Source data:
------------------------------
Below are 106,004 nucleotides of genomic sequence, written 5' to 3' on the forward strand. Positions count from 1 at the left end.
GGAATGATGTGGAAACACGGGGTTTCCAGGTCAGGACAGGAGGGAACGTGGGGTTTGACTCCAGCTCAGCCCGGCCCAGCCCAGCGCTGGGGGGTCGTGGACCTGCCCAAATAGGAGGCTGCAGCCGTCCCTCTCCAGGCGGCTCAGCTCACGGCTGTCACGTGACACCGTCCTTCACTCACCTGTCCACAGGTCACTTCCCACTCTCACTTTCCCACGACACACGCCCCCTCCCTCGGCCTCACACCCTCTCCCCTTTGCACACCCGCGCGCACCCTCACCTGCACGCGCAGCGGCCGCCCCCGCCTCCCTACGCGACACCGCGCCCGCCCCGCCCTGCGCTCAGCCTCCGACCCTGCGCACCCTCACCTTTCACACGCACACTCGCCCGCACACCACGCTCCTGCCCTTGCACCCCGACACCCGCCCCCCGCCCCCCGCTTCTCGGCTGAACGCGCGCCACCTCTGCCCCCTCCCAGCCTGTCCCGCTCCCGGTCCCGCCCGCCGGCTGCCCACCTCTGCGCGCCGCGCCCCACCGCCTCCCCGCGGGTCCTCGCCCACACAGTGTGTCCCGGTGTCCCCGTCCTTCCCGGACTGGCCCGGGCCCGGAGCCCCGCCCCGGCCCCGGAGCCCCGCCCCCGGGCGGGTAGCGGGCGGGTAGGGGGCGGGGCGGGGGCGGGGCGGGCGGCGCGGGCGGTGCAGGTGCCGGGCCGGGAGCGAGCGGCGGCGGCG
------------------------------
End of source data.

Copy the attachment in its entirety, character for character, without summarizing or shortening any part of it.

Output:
Below are 106,004 nucleotides of genomic sequence, written 5' to 3' on the forward strand. Positions count from 1 at the left end.
GGAATGATGTGGAAACACGGGGTTTCCAGGTCAGGACAGGAGGGAACGTGGGGTTTGACTCCAGCTCAGCCCGGCCCAGCCCAGCGCTGGGGGGTCGTGGACCTGCCCAAATAGGAGGCTGCAGCCGTCCCTCTCCAGGCGGCTCAGCTCACGGCTGTCACGTGACACCGTCCTTCACTCACCTGTCCACAGGTCACTTCCCACTCTCACTTTCCCACGACACACGCCCCCTCCCTCGGCCTCACACCCTCTCCCCTTTGCACACCCGCGCGCACCCTCACCTGCACGCGCAGCGGCCGCCCCCGCCTCCCTACGCGACACCGCGCCCGCCCCGCCCTGCGCTCAGCCTCCGACCCTGCGCACCCTCACCTTTCACACGCACACTCGCCCGCACACCACGCTCCTGCCCTTGCACCCCGACACCCGCCCCCCGCCCCCCGCTTCTCGGCTGAACGCGCGCCACCTCTGCCCCCTCCCAGCCTGTCCCGCTCCCGGTCCCGCCCGCCGGCTGCCCACCTCTGCGCGCCGCGCCCCACCGCCTCCCCGCGGGTCCTCGCCCACACAGTGTGTCCCGGTGTCCCCGTCCTTCCCGGACTGGCCCGGGCCCGGAGCCCCGCCCCGGCCCCGGAGCCCCGCCCCCGGGCGGGTAGCGGGCGGGTAGGGGGCGGGGCGGGGGCGGGGCGGGCGGCGCGGGCGGTGCAGGTGCCGGGCCGGGAGCGAGCGGCGGCGGCG